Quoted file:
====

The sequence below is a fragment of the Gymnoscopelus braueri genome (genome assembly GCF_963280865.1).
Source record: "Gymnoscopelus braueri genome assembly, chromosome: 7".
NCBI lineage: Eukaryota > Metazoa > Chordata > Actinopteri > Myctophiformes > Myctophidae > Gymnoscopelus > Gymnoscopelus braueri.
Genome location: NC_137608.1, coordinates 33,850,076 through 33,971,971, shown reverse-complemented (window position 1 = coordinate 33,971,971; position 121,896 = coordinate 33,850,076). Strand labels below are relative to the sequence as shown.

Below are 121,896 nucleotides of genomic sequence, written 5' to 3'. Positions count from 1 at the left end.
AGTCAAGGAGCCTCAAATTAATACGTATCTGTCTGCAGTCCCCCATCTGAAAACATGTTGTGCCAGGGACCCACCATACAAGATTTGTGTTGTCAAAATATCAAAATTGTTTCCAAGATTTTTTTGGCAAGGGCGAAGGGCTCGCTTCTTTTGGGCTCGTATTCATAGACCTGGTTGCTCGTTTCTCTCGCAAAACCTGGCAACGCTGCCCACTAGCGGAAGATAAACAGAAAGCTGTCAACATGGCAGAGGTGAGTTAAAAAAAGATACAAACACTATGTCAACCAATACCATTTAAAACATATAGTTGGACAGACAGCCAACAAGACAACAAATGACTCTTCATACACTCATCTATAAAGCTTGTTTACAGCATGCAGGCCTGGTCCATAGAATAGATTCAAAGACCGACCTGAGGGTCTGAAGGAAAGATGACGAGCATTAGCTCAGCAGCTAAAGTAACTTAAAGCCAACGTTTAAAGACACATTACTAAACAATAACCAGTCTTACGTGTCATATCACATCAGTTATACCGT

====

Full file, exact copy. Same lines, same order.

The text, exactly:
The sequence below is a fragment of the Gymnoscopelus braueri genome (genome assembly GCF_963280865.1).
Source record: "Gymnoscopelus braueri genome assembly, chromosome: 7".
NCBI lineage: Eukaryota > Metazoa > Chordata > Actinopteri > Myctophiformes > Myctophidae > Gymnoscopelus > Gymnoscopelus braueri.
Genome location: NC_137608.1, coordinates 33,850,076 through 33,971,971, shown reverse-complemented (window position 1 = coordinate 33,971,971; position 121,896 = coordinate 33,850,076). Strand labels below are relative to the sequence as shown.

Below are 121,896 nucleotides of genomic sequence, written 5' to 3'. Positions count from 1 at the left end.
AGTCAAGGAGCCTCAAATTAATACGTATCTGTCTGCAGTCCCCCATCTGAAAACATGTTGTGCCAGGGACCCACCATACAAGATTTGTGTTGTCAAAATATCAAAATTGTTTCCAAGATTTTTTTGGCAAGGGCGAAGGGCTCGCTTCTTTTGGGCTCGTATTCATAGACCTGGTTGCTCGTTTCTCTCGCAAAACCTGGCAACGCTGCCCACTAGCGGAAGATAAACAGAAAGCTGTCAACATGGCAGAGGTGAGTTAAAAAAAGATACAAACACTATGTCAACCAATACCATTTAAAACATATAGTTGGACAGACAGCCAACAAGACAACAAATGACTCTTCATACACTCATCTATAAAGCTTGTTTACAGCATGCAGGCCTGGTCCATAGAATAGATTCAAAGACCGACCTGAGGGTCTGAAGGAAAGATGACGAGCATTAGCTCAGCAGCTAAAGTAACTTAAAGCCAACGTTTAAAGACACATTACTAAACAATAACCAGTCTTACGTGTCATATCACATCAGTTATACCGT